Imagine living in a world where the words spoken by your coworkers, friends and family manifest as tiny lines that crisscross to match the timbre of their voices. You hear and comprehend the language, but tiny multifaceted shapes simultaneously appear as the plots of their stories unravel to create an identifying shape of the storyteller. In short, your mind has connected all of the nuances and major details of the story and the storyteller into one geometric fingerprint of sorts. You’re able to see possibilities where others see obstacles, and not only that—you’re able to organize them in an instant. Jonathan Jackson’s everyday life brims full of this geometric-based thinking. And thanks to ChoiceMap, his latest app, meeting planners can now see the possibilities as well.
He’s in good company: Composer Duke Ellington, physicist Richard Feynman and inventor Nikola Tesla all had synesthesia, or “non-neuro-typical” brains as Jackson says, which allows some people to smell sounds, taste words and see numbers as colors. The actual definition: stimulation of one sensory pathway results in involuntary experience of another sensory pathway. You see a hunky guy and taste chocolate; wouldn’t that be wonderful?
“My synesthesia allows me to organize my thoughts clearly, visually,” Jonathan says. If it sounds pretty Matrix-like that’s because it is. A fly landing on a table could mean a roaring headache for Tesla. Lucky for us, Jonathan’s spatial synesthesia has transformed brilliantly into an algorithm that is capable of helping others capture this same sense of hyper-awareness—especially when it comes to decision-making. “ChoiceMap makes it possible for other people to organize their thoughts visually—even if they don’t have synesthesia,” he says.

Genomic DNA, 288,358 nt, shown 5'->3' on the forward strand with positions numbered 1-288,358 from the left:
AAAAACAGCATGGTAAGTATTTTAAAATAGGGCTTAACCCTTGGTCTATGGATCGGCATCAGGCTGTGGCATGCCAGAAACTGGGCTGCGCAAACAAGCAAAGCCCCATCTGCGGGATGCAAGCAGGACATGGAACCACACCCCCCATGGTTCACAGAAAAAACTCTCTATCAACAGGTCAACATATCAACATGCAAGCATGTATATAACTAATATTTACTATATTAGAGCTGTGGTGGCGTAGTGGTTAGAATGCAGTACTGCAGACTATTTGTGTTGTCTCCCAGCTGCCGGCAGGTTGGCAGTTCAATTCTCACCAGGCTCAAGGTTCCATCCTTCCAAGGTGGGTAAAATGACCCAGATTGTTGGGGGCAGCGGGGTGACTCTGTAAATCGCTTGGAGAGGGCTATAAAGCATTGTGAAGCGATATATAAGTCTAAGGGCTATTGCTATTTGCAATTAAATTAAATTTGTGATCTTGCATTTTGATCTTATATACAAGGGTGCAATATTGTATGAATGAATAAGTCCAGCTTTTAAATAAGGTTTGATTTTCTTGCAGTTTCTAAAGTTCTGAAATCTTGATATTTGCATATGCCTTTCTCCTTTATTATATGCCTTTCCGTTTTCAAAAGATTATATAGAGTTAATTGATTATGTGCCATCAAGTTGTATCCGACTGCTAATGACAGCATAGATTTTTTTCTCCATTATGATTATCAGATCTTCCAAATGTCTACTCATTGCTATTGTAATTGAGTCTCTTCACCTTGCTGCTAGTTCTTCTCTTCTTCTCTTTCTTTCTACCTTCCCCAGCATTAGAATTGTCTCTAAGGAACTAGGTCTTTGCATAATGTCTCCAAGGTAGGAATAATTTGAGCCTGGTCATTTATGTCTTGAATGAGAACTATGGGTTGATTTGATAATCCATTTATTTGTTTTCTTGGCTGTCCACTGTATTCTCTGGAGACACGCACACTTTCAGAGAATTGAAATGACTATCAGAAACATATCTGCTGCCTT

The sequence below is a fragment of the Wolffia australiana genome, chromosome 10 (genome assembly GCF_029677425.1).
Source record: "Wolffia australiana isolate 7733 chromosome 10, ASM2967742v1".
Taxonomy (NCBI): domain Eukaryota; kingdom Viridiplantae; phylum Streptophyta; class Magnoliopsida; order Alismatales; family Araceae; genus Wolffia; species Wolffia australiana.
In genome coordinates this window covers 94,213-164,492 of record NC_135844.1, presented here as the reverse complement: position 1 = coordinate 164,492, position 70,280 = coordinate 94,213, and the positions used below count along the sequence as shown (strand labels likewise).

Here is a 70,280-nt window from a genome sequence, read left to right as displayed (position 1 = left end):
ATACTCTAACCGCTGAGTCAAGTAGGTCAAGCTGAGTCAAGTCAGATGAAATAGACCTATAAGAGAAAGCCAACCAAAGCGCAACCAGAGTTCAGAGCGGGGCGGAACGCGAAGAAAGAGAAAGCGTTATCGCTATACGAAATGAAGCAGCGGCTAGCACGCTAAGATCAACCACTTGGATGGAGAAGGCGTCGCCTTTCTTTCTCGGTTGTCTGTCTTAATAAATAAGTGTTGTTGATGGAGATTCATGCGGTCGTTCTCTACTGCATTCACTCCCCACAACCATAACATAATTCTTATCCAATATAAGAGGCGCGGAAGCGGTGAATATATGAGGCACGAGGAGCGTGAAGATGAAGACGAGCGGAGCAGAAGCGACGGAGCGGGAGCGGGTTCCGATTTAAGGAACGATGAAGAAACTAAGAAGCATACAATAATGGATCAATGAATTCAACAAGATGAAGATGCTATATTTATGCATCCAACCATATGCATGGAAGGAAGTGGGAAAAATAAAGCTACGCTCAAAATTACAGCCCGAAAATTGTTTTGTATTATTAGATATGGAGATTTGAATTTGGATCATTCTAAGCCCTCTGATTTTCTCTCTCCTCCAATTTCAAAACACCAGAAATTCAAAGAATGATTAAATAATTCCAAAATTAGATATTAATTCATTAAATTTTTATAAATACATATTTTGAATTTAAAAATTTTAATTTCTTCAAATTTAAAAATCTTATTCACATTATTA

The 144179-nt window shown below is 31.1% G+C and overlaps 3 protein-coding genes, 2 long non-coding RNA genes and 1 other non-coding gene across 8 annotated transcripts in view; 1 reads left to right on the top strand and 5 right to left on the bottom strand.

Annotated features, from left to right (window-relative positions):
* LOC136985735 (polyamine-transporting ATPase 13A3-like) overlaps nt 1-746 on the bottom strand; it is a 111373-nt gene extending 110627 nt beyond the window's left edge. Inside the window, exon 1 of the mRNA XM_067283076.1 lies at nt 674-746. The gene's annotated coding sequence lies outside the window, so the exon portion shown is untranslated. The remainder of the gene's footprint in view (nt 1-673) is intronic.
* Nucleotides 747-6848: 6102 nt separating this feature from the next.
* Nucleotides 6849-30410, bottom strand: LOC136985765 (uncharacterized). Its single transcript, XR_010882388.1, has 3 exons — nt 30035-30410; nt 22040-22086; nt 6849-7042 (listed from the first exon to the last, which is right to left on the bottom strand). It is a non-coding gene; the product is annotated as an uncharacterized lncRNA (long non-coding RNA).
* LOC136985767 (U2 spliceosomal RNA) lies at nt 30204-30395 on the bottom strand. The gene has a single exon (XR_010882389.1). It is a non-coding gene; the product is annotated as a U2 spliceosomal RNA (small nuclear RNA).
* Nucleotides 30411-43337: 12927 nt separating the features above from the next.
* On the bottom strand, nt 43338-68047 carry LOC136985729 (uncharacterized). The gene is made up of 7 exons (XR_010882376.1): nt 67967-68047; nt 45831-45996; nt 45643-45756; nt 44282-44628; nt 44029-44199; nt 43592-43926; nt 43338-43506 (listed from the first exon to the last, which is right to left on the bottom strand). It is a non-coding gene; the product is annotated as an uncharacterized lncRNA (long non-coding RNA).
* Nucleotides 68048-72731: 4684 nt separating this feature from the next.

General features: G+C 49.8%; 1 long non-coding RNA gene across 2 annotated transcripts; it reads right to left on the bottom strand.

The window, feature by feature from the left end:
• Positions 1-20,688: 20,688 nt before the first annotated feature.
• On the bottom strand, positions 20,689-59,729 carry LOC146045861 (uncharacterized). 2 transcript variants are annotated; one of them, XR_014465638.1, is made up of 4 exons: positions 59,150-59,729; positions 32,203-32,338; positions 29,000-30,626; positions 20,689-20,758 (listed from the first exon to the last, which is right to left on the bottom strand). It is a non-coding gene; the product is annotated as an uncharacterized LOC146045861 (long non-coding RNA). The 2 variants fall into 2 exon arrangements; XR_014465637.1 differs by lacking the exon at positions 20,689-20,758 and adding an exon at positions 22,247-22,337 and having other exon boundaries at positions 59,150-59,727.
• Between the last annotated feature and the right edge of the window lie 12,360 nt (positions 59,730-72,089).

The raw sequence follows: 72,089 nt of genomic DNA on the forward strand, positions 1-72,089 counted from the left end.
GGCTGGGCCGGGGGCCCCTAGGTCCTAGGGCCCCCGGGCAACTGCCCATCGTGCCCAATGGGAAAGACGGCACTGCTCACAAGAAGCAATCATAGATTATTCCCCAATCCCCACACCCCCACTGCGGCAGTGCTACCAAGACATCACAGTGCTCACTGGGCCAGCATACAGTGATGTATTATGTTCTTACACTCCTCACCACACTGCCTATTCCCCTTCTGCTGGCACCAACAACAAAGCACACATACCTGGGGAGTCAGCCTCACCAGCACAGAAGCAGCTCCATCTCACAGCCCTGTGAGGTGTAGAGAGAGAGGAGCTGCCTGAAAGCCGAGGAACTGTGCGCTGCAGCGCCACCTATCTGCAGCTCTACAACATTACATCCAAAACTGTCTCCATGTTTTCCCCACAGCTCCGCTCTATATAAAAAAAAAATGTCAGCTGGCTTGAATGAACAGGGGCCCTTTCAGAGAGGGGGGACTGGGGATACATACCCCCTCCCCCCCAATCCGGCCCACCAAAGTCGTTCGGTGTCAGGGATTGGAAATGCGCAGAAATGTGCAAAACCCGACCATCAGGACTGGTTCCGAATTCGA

How It Works
Let’s face it, prioritizing is really about making a conscious decision to be honest about our needs—to allow our intuition or feelings into the decision-making process. Although not created specifically for meeting planners, ChoiceMap can help map out these gut feelings—to turn intuition into something tangible that can be tweaked with our fingertips. Sorting through the tangled, competing priorities of event planning is no easy feat. Jonathan’s app can help meeting planners avoid such decision fatigue in a logical and stress-free manner. As he explains:
“Let’s imagine you’re picking a venue. You enter each option you’re considering: McCormick Place, Las Vegas Convention Center and the Washington State Convention Center. You toss in priorities like cost, convention center size, ease of travel, restaurants and weather, set the priority of each option to top, high, medium or low and then rate each convention center for cost, size, ease of travel, restaurants and weather. ChoiceMap ranks your options by how well they meet your needs. We assign each option a percentage of perfect, so you can see exactly how well it performed and it’s easy to email the results to your team and revise as new information comes in.”
For those who may think the process seems as tangled as the planning itself, Jonathan reassures, “It takes longer to describe the process than it actually takes to make the decision. Our users typically make decisions this size in about 90 seconds.” My neuro-typical brain maneuvered through the app in about 30 seconds. After meeting Jonathan, it’s nice to know that although most of us may be easily categorized as neuro-typical, there’s a lot of wiggle room when it comes to being average.